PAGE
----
On June 30, 2020, the California Fair Housing and Employment office filed a case against Cisco in the federal court in San Jose. This landmark case, filed on behalf of an employee of Cisco, charges his immediate supervisors, from the so-called upper castes, with discrimination allegedly against him on the basis of his caste. A synopsis of the case and the larger context of discrimination at the workplace against Dalits is available in the Los Angeles Times (California sues Cisco alleging discrimination based on India’s caste system) and other media reports on the issue. Online discussions that followed the lawsuit demonstrate the practice of caste among the Hindus in daily life. The testimonies that we have collected bear out such practices in the USA.
Social, cultural, political and economical lives of the Blacks in the USA and the Dalits in the USA and India draw a lot of parallels. The most unfortunate thing is that the practice of caste is made invisible to the non-Indians in the USA because the so-called upper caste dominate social, cultural, political and economical domains. They successfully projected Indians as a monolithic ethnic population in the USA. Misled the entire American population with the dubious model minority and myth of meritocracy.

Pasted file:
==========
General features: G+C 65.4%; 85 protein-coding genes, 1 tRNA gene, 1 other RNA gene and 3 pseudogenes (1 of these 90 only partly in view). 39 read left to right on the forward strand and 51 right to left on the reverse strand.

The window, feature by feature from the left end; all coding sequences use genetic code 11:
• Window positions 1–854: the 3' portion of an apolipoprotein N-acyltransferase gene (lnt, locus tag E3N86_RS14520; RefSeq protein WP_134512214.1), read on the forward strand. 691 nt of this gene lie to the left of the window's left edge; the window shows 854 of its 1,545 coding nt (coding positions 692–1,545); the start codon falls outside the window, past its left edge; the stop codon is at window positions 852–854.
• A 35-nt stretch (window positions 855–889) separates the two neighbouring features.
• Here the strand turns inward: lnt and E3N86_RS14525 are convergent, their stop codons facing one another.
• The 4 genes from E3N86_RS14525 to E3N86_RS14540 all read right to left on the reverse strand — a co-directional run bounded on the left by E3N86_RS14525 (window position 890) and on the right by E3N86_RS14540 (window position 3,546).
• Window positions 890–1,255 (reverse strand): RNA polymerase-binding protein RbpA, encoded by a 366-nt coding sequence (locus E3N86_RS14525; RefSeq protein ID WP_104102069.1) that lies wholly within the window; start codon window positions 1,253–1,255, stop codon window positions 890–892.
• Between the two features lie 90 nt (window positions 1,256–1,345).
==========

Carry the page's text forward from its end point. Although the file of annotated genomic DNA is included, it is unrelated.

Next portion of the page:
Under the leadership of the Ambedkar King Study Circle (AKSC), a community organization, started in 2016, working on issues of social justice for Dalits, we have documented caste-based discrimination which has long been an unacknowledged problem in the US. Also, please see the ongoing lecture series on caste.
Ms. Isabel Wilkerson wrote in her new book, Caste, that she introduces Dr.B.R Ambedkar as Dr. Martin Luther King. Jr of India to a Black airport security officer. By knowing our common leaders and learning from our movements, we are in a right historic juncture to pull both anti-caste and anti-racial movements to uphlod the social justice.